The #MeToo movement has shined a spotlight on some dark corners of our culture including the publishing world. Several prominent authors have been accused of - and some have apologized for - sexual harassment and misconduct. Book contracts have been scrapped, finished copies have even been pulled and pulped! Awards have been renamed.
While I believe it is important to call out bad behavior that has been tolerated until now and put an end to it where possible, censoring books is not the solution. Some of these works may actually have come about because of a troubled world view held by the writer. Can we learn from them?
We have not pulled the books by Sherman Alexie - one of the authors who has expressed regret for past behavior - from our shelves. Our customers can decide if the message of his works is separate from the man himself. We will, however, not be inviting him to come and speak at the store!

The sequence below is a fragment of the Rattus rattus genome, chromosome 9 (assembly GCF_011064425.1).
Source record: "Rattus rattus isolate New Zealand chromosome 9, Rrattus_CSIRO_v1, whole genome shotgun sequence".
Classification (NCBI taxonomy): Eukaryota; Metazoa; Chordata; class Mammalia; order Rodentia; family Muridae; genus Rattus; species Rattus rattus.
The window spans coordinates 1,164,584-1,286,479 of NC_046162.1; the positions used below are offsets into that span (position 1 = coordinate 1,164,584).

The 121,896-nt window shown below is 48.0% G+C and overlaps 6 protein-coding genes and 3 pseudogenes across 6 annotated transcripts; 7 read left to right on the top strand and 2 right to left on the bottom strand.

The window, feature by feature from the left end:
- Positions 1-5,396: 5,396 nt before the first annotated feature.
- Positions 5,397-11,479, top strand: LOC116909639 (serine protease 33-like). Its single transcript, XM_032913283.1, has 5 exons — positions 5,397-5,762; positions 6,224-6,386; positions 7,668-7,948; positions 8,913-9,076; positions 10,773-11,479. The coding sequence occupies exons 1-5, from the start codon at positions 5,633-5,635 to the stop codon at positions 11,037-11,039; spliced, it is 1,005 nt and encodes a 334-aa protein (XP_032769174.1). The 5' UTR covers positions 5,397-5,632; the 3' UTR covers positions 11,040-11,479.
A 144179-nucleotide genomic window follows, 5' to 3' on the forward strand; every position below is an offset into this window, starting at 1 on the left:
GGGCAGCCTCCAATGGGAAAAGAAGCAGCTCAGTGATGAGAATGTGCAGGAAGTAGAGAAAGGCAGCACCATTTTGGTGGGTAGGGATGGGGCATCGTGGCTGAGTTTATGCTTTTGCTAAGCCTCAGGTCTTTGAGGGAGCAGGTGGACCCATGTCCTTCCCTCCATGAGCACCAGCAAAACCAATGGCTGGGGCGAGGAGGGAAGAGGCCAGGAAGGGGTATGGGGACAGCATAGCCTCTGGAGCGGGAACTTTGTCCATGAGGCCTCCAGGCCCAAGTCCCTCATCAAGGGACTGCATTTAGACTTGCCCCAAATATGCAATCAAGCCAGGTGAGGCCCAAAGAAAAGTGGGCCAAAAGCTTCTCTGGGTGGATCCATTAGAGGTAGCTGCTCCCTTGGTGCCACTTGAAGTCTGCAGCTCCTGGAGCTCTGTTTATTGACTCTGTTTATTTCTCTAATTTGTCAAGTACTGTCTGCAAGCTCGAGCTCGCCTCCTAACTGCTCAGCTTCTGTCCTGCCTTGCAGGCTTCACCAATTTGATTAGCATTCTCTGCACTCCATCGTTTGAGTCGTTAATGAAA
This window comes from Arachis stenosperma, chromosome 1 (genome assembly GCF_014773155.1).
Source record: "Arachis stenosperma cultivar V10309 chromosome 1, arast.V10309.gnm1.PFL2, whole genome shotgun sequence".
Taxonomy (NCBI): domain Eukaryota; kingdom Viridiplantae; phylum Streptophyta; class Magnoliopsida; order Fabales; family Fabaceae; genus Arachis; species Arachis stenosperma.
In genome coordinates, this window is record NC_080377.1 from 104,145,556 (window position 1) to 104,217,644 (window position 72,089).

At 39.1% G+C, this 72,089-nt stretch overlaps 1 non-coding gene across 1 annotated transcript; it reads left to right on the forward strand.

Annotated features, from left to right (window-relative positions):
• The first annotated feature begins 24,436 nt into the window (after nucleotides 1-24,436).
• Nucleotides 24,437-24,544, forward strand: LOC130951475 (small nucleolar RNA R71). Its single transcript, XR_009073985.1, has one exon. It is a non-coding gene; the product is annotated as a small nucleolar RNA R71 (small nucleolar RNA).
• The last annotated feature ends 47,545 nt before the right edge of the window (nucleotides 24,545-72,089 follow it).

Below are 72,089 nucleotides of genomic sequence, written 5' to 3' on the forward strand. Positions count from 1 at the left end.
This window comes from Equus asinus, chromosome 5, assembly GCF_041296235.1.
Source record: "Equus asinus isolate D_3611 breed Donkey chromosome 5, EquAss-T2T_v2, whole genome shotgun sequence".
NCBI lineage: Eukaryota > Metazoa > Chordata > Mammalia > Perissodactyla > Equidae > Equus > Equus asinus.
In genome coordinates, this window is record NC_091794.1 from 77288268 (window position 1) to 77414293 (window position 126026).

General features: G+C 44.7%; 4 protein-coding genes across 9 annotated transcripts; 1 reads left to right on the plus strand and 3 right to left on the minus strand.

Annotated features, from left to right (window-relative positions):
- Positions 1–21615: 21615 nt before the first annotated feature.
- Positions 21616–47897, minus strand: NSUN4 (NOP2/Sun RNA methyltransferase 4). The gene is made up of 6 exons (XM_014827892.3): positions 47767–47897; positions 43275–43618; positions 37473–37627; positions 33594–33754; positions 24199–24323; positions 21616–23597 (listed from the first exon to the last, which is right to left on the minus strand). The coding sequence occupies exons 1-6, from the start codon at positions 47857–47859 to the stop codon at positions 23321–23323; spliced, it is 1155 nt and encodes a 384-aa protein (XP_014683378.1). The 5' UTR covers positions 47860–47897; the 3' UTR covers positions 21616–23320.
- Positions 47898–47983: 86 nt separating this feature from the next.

How could we ever make judgment calls about the authors of all the books we carry? At best we would have incomplete information on most. Who knows how Jack London, Charles Dickens, Kenneth Graham, or Henrik Ibsen treated women? Ernest Hemingway was a womanizer; do we not stock For Whom the Bell Tolls?
We can listen to and honor the truths of the women and men who have been wronged. We can make sure that we represent and celebrate writing from a diverse pool of authors from different genders, races, religions, nationalities, and perspectives. That is our job and our pleasure. - Liza Bernard
(With appreciation for Liza Donnelly's illustration: "Cartoonist/writer for New Yorker, CBS News, CBS This Morning, Author, performer, TED speaker, global traveler. Looking to change world w humor. lizadonnelly.com")